GPS’ Capabilities Span 13-16 Critical Infrastructure Areas
A panel of GPS experts this week outlined how easy the satellite system can be compromised and called for signal protection, jamming-resistant equipment and backup terrestrial measures. Many of the panel concerns were enforced by a recent Russian anti-satellite test that scattered space debris.
Making opening remarks at the Nov. 17 webinar, Rep. John Garamendi, D-Calif., and chair of the House Armed Services Readiness Subcommittee, has been concerned about GPS’ vulnerability. “Every American relies on [GPS] everyday. [The] Homeland Securithy Department in the Obama Administration said it was single most important thing in our critical infrastructure, yet GPS is easy to jam and spoof, he said.
Garamendi said that a person with a radar jammer looking for law enforcement speed traps can jam GPS. In addition, he said the Russians and Chinese know that the United States depends on GPS—and have their own backup systems to their own satellite navigation.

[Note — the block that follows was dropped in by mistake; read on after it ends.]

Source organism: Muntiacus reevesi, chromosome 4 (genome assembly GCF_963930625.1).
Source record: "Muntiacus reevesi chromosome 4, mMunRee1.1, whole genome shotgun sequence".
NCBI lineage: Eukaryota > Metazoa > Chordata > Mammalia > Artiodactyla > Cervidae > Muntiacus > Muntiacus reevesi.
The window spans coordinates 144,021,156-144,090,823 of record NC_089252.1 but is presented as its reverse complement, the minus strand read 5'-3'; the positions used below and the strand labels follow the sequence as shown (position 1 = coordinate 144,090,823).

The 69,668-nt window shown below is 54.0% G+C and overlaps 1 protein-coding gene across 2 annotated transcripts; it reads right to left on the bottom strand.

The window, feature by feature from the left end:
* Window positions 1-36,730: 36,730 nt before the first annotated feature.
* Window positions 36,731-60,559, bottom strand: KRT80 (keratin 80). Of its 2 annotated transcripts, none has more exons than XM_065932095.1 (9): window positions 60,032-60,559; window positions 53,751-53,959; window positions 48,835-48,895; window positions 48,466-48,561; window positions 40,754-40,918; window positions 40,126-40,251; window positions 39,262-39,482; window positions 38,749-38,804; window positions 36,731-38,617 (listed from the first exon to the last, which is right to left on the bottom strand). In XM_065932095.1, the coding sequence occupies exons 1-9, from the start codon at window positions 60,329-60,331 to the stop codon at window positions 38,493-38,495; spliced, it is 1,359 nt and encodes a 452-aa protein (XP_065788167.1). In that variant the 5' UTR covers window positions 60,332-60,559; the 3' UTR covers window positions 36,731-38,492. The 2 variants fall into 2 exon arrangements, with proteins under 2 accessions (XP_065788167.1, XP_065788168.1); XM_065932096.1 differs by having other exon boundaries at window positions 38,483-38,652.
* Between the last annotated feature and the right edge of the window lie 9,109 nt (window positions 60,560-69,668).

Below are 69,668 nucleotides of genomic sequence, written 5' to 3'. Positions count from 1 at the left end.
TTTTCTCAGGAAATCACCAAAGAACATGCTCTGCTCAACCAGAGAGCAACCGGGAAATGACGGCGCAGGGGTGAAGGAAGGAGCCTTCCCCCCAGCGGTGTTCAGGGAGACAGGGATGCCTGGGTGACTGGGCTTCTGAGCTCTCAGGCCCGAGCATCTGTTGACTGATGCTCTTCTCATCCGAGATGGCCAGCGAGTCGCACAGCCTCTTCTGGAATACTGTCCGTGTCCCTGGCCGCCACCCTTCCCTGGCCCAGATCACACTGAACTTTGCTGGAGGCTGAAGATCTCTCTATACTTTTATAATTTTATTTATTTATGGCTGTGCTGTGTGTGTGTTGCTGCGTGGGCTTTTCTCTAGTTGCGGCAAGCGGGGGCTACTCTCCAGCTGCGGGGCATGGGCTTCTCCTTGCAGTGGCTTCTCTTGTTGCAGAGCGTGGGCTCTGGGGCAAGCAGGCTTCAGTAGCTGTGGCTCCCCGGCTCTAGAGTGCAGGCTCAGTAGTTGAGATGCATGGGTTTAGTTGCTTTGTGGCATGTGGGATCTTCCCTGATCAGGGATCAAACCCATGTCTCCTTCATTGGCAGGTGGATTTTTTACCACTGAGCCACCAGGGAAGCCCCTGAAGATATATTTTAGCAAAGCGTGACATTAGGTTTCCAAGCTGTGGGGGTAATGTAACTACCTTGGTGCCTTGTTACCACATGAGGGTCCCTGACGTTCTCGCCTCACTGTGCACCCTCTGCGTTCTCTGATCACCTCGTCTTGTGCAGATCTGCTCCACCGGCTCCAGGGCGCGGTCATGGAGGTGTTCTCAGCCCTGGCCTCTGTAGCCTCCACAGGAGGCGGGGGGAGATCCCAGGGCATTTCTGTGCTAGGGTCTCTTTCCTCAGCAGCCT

The webinar’s speakers (George Beebe, Center for the National Interest; Greg Winfree, Texas Transportation Institute; and Scott Pace, George Washington University’s Space Policy Institute) said that GPS was critical for infrastructure and many other uses. However, Winfree said that GPS has not been designated a “critical infrastructure” by the U.S. government—even though it is an integral part of 13 of 16 critical infrastructure areas.
It appears that while the experts know that crippling GPS could be a second 9/11, and the Russians anti-satellite test makes strengthen the system a priority, a big question is, why wasn’t it part of the recently passed $1.2 trillion Infrastructure Investment and Jobs Act?
“I am reliably informed that there has been discussion within the administration as to whether this is a government responsibility,” said Dana Goward, Resilient Navigation and Timing Foundation president. “It may well be from holdover folks from the last administration which, I think, saw the only option as a government build vs. the government leveraging the commercial sector for a suite of services.”
Winfrey said that the government, years ago, asked the civil sector to finance a backup system as it wasn’t their responsibility. However, the civil sector didn’t have the funding. “The feeling [then] was, why should there be a backup when the system was so robust?” he said.
Pace said that if the government was involved in building a backup terrestrial system, it would take 10-12 years.
The webinar was cosponsored by the Domestic Preparedness Journal and the Resilient Navigation and Timing Foundation.
Contact: Domestic Prepardness Journal, DomesticPreparedness.com, (800) 522-6948, inquiries@RNTFnd.org